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    When I raised Muscovies the hens would hatch out 20+ ducklings at a time and they were awesome mothers. I had about 50 hens back then so it may have helped that multiple hens were contributing to the large clutches. I switched out my drakes often enough that I did not need to linebreed but you can get away with breeding father to daughter or mother to son for a generation before you outcross. You should never breed brothers and sisters together, though, because they share too much genetic material. You can keep hen ducklings from the first hatch and breed them back to the drake but then you have to switch out your drake in order to hatch their eggs.

    If you have two drakes so that you have two lines, then you can move your hen ducklings into the other line and keep breeding that way without replacing drakes but you would have to separate the two groups for breeding. When you are not hatching over the winter you can run them all together again but Muscovies tend to be more aggressive and territorial than Mallard derived breeds so they could fight.
     
  7. cactusrota

    cactusrota Chillin' With My Peeps

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    Nov 17, 2014
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    So, the one girl has been sitting tight for about two weeks now. She started out not totally committed as a couple of the chickens were able to kick her off to lay their own eggs every once in a while, but we were going in to remove to try to keep it all duck eggs. Once she decided to sit tight, the hens still lay eggs around her now, but not as much. We didn't get a chance to get a last count before she sat. My brother has been worried that she's gonna starve herself to death (he's never let a bird sit on eggs before, and honestly I haven't either). I've been convincing him and me that they do it in the wild all the time, I'm sure they slow down their metabolism so they can go long times without eating and drinking. This morning I got up a bit earlier than usually and caught her up stretching her legs and preening so I rushed over to try to count the eggs. She had covered them with straw to keep them warm while she was out so at first I almost panicked that something had gotten to them. I saw 20 duck and 2 green chicken eggs. I guess we'll have to get something together soon as a small brooder, because if those chicken eggs hatch they'll be on their own I think. As soon as I was done about a few yards away she turned around and went back in to sit again. If all 20 of those duck eggs hatch I think my brother is gonna be beside himself! I just hope the chickens or the rooster can be trusted around the ducklings. We put a small grow out pen the size of a chicken tractor up against the fence for some smaller chicks a week ago and he took to slamming the fence to try to get to the chicks the first few days. It really made me worry about the ducklings. For the most part, the hens and rooster give the drake space and respect, even though he's so gentle.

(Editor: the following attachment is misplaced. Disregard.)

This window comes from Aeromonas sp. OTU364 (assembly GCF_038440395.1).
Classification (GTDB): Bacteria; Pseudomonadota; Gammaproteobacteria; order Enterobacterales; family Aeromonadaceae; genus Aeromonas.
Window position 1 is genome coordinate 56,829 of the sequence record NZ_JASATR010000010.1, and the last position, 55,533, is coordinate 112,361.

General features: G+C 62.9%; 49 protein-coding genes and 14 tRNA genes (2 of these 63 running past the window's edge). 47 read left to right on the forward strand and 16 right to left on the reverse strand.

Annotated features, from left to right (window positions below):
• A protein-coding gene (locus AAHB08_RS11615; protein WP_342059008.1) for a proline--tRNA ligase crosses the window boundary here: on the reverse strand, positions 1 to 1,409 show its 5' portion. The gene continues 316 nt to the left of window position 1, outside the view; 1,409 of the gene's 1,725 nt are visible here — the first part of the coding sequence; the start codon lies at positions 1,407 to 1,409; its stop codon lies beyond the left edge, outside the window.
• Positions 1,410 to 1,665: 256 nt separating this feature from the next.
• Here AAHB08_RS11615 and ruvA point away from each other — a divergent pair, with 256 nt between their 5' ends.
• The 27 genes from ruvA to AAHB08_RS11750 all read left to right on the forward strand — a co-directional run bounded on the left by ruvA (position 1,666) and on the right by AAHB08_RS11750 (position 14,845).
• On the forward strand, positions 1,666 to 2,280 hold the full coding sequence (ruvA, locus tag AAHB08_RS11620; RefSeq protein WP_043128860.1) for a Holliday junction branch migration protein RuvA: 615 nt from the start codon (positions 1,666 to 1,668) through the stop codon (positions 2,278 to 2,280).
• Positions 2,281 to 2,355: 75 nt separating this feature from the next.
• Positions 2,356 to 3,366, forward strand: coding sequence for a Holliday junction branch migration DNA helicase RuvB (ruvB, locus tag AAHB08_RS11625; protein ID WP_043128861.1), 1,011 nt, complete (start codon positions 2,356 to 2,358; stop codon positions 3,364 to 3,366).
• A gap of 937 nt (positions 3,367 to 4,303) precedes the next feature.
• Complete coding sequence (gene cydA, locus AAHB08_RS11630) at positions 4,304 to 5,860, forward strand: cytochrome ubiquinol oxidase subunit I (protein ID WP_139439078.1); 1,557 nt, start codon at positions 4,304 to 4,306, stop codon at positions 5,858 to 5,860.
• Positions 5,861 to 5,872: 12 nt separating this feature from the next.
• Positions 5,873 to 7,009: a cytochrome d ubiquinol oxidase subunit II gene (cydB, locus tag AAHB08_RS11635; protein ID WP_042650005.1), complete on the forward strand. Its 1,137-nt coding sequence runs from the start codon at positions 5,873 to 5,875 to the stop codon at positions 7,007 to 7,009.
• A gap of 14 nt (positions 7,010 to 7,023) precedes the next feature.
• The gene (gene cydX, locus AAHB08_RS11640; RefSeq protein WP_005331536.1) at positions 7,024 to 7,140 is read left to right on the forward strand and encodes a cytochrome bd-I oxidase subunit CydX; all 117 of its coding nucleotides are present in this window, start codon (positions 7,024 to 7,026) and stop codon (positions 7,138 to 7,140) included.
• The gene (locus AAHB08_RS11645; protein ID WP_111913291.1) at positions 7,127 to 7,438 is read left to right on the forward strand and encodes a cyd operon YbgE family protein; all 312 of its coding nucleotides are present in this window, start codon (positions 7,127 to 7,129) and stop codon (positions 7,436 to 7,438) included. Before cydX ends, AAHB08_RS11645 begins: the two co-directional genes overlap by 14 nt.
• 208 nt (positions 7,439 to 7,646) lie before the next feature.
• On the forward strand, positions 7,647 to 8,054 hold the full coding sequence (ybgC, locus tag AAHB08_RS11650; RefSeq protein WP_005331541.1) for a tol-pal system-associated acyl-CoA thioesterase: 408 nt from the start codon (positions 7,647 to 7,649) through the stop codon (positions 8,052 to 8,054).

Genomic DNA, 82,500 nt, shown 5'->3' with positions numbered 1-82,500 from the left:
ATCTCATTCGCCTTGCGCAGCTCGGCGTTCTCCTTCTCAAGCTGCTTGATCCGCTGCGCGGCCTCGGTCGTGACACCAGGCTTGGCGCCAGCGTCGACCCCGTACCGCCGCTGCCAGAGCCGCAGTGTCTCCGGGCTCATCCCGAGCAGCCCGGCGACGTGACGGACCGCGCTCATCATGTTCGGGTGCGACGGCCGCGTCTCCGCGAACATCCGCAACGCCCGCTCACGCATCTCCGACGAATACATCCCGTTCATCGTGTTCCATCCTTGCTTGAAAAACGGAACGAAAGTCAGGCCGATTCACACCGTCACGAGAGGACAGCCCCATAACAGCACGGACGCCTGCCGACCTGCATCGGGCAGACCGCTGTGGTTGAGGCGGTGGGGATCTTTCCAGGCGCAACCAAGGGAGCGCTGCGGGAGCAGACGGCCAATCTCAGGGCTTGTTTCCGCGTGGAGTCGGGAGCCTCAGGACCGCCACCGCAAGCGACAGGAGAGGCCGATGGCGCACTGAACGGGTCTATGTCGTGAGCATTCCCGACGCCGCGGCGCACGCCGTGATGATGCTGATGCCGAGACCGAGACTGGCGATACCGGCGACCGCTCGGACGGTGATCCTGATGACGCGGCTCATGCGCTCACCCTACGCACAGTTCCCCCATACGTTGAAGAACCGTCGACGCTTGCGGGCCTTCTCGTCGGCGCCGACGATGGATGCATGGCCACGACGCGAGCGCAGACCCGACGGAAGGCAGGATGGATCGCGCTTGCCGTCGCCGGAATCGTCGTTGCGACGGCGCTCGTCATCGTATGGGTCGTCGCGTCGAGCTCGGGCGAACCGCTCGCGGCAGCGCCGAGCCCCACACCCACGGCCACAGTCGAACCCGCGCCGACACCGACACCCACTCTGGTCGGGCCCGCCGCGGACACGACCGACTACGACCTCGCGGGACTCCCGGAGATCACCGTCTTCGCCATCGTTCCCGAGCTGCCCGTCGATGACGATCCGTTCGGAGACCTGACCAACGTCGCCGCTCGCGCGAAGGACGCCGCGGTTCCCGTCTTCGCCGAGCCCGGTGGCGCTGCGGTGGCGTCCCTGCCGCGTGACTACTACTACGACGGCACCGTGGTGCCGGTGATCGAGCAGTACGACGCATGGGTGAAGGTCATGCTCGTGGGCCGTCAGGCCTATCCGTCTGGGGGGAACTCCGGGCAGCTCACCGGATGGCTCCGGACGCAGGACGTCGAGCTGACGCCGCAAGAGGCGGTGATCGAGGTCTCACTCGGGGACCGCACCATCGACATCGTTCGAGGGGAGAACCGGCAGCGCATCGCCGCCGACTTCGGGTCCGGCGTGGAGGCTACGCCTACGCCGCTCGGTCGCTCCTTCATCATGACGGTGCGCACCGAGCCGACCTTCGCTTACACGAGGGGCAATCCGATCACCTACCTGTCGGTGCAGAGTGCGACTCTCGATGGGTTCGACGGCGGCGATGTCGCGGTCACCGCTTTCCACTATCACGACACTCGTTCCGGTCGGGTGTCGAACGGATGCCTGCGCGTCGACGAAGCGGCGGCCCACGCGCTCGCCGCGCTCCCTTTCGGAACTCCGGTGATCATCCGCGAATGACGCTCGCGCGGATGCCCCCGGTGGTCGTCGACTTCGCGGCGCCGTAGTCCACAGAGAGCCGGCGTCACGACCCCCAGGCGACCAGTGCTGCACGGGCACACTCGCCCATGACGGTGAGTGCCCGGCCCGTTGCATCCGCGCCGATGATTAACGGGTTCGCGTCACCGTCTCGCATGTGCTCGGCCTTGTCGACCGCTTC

8. cactusrota

    cactusrota Chillin' With My Peeps

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    Nov 17, 2014
    Fort Thomas, AZ
    These are the best pics i could get with my cheap little phone. This is Laverne and Shirley. It's the black hen that sitting on the eggs. Below is The Fonz. He's such a sweetheart and has doted on his girls so lovingly since day one.

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  9. cactusrota

    cactusrota Chillin' With My Peeps

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    Nov 17, 2014
    Fort Thomas, AZ
    Well, I'm hearing pipping coming from underneath her, so it looks like at least one if not both of the chicken eggs that got mixed in with her duck eggs are at least trying to hatch. Those that have had this happen what do you think is most likely to happen? Could she smother them? Kill them? Ignore them? I put together a little brooder just in case we're able to save them. Her eggs aren't due for probably up to two weeks still.
     
  10. cactusrota

    cactusrota Chillin' With My Peeps

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    Nov 17, 2014
    Fort Thomas, AZ
    Well, I guess the peeping was some ventriliquist bird, but I did take the chicken eggs out and put them in the incubator and one hatched. Her eggs finally hatched yesterday... 16 out of 19 eggs. I figure that's a pretty good hatch rate. :)

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    That nest coop is what my brother had built for the running ducks he had before, and it's where she laid the eggs. When they came close to hatching he put the fencing around it to keep the ducklings safe from the chickens since we're not sure if any of them are going to show aggression or not. 3-4 of the ducklings were swimming in the water, but when I walked up to take the pictures they hopped back out right away. She's being such a good mamma!!
     
    Last edited: May 22, 2016